Flare system design challenges – Onshore LNG and Floating LNG projects


Article by Mitsuyoshi Ninomiya, Head of Engineering HSE Section, Integrity Management Unit at Chiyoda Corporation.



The LNG industry faces numerous challenges. Safety and Environment play a more pivotal role than before, whilst cost pressure increases due to the current economic situation. Furthermore, regulatory permitting processes take longer and require more transparency. Under these situations, the plant design, particularly the flare, should be concluded as early as possible, prior to starting a major permitting process. Ideally during Pre-FEED to avoid late changes.

Needless to say flare system is one of the key elements for onshore LNG and FLNG projects in terms of safety, environment and cost. As the flare occupies a large area, flare design affects siting of onshore LNG plants. For FLNG, it affects hull size and layout including location of process plant, turret and living quarters.

There are several challenges to the flare system design which Chiyoda has extensive experience in resolving. These include the following:

  • LNG plants contain higher inventories of light components.  This introduces the potential for BLEVE (Boiling Liquid Expanding Vapour Explosion) when vessels are exposed to fire.  API 521 depressurisation requirements result in huge flare load.
  • LNG plants have huge amounts of lighter components such as refrigerant and gas, hence flare loads other than depressurizing are also higher.
  • Higher flare loads lead to higher possibilities of flow induced vibration (FIV) and acoustic induced vibration (AIV) causing damage to flare system.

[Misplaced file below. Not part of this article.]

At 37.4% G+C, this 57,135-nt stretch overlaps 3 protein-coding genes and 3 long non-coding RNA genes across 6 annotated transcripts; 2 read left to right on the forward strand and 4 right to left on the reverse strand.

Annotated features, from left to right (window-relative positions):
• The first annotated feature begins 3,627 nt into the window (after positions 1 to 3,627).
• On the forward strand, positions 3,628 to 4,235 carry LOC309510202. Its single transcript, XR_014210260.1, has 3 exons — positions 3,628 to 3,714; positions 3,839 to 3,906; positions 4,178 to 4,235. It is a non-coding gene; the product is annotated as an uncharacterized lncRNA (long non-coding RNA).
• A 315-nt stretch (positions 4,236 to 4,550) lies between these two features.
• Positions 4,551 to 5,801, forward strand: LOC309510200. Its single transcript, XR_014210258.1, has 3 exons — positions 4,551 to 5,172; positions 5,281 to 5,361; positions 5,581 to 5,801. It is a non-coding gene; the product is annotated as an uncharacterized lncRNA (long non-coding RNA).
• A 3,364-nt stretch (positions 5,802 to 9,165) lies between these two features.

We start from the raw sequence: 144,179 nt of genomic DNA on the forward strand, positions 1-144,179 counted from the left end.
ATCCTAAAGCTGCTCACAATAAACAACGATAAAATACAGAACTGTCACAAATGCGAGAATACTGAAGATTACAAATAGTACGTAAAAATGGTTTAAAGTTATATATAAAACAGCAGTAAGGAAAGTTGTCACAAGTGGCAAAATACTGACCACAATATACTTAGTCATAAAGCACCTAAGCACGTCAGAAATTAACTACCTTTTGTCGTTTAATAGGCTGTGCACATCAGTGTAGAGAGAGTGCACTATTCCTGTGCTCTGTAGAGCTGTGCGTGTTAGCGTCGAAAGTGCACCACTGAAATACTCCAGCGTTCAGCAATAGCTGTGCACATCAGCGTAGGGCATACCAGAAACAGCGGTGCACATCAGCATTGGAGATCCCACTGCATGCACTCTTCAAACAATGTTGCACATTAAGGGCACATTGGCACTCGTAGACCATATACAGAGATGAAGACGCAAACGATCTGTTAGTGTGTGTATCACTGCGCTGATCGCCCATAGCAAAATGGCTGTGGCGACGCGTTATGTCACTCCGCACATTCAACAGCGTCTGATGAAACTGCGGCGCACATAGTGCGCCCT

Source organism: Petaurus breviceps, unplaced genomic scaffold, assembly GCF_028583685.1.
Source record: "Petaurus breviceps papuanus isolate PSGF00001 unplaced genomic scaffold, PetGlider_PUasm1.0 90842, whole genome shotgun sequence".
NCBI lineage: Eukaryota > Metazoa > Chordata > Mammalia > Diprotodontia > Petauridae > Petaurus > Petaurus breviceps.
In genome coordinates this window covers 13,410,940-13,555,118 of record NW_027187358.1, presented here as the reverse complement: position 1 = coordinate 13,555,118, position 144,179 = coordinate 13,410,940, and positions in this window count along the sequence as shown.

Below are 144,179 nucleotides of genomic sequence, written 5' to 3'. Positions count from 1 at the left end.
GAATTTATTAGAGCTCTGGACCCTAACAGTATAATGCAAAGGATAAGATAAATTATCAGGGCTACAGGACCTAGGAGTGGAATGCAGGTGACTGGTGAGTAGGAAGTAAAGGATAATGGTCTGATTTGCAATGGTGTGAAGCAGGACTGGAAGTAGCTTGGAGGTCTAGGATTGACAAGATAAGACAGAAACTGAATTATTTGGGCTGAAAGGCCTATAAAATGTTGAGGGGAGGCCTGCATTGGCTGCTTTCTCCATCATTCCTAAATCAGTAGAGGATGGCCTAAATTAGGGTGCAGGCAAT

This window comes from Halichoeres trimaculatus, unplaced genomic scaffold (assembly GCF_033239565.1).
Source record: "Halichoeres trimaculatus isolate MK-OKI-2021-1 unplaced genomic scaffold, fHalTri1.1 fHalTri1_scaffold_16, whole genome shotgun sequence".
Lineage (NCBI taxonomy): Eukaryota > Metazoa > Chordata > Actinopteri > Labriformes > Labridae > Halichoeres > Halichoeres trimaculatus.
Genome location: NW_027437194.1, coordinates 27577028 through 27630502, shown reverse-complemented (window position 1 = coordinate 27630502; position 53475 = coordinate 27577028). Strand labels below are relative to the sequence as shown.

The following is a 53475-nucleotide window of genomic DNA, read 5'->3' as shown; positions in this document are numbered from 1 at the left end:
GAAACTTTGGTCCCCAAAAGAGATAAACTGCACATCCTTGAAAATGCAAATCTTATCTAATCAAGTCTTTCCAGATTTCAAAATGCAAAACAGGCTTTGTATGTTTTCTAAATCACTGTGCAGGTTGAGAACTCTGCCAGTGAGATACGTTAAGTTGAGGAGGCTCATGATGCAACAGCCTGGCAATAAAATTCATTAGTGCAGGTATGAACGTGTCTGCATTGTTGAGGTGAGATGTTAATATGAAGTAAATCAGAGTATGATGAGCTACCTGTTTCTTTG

• When LNG projects are expanded, the new train is often connected to the existing flare, and the chance of overload exceeding flare capacity becomes higher due to additional relief sources from the new train. Multi-train relief scenarios such as total power failure exist and can incur extraordinary flaring rates.
  • Flare is located close to the process deck due to space limitation on FLNG and heat radiation from flare is one of key challenges, especially for Epoxy Intumescent Coating, which is widely used offshore as Passive Fire Protection (PFP) material. This coating degrades from approx. 100 deg. C. resulting in loss of PFP function when required. Other items affected by the heat radiation includes instruments, ESD valves, cold insulation materials and cables.

In normal engineering practice, flare load is calculated after vessel sizing and hydraulic design. This means flare system design usually concludes at a relatively late stage of process design. Chiyoda employs the combination of the following to cope with the above challenges during Pre-FEED:

  • Identify vessels to be protected from BLEVE, and determine protection measures for each vessel including depressurization and application of PFP,
  • Assessment of major sources of flare loads with sufficient accuracy to determine flare sizing,
  • Identify possibility of FIV/AIV and establish protection philosophy for implementation during FEED/EPC,
  • Calculate overload frequency exceeding the flare capacity especially during multi-train relief scenarios and confirm the frequency is low enough from a safety point of view. If not, implement measures such as Safety Instrumented Function enhancement to prevent excessive relief.
  • Heat radiation under credible flaring scenario is calculated using Computational Fluid Dynamics and high heat radiation areas are identified. Protection philosophy is established for implementation during FEED/EPC.

As shown above, Chiyoda is an experienced LNG contractor is able to contribute to flare system design in the early phase and minimize design changes during FEED/EPC, thus preventing BLEVE, FIV/AIV, flare overload and degradation of PFP materials.

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Image Source: Courtesy of Chiyoda Corporation